New York Attorney General Letitia James issued a letter to the operators of Madison Square Garden and Radio City Music Hall late last week, asking for a response to reports that they used facial recognition software to forbid lawyers belonging to law firms representing clients engaged in litigation against Madison Square Garden Entertainment Corp. and its affiliates (together, MSG) from entering its entertainment venues, including season ticket holders.
The correspondence said that approximately 90 law firms and thousands of lawyers are impacted by MSG’s policy.
The use of facial recognition technology to deny entry may violate the New York Civil Rights Law and other city, state, and federal laws prohibiting discrimination against and retaliation for engaging in protected activity, the attorney general cautioned. Forbidding entry to lawyers representing clients engaged in litigation against MSG may dissuade such lawyers from taking on legitimate cases, including sexual harassment or employment discrimination claims, and is illegal, the letter explained.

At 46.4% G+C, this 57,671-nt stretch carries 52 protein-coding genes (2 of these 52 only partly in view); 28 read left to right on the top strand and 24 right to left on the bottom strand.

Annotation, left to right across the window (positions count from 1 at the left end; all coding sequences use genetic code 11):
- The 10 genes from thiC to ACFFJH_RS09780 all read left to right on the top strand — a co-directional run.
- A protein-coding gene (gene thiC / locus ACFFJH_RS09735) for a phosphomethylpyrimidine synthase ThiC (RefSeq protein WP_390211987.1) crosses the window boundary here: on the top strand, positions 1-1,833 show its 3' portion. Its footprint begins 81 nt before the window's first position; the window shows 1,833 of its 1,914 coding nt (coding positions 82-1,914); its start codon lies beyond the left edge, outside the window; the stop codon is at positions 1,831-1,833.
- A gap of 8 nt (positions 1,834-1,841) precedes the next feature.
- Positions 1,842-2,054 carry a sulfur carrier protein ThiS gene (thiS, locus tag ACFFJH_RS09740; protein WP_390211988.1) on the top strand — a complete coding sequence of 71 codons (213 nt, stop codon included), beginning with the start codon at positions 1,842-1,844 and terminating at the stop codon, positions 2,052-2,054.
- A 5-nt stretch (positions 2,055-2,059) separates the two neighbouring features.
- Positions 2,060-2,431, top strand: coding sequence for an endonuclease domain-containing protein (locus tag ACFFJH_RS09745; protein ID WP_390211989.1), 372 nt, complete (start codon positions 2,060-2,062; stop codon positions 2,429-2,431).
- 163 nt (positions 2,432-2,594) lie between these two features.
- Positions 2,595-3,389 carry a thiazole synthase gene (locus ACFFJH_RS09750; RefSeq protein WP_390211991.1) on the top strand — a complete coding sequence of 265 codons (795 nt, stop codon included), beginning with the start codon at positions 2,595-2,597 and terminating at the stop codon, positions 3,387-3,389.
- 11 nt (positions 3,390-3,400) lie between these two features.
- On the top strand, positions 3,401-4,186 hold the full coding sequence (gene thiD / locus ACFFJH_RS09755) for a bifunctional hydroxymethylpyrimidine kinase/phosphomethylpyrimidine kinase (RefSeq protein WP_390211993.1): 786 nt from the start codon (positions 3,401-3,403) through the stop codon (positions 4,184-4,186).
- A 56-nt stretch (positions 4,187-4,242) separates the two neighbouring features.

Action by James’ office follows a series of articles by the New York Times, the latest of which explained that lawyers in impacted firms sued MSG over its use of facial recognition technology, and before that its outright ban of law firm attendees.
Now, James’ office has asked MSG’s general counsel to justify the company’s policy by February 13. The attorney general also wants a description of efforts undertaken to ensure compliance with applicable laws and assurance that MSG’s use of facial recognition technology will not lead to discrimination.
“Discrimination and retaliation against those who have petitioned the government for redress have no place in New York,” the letter concluded.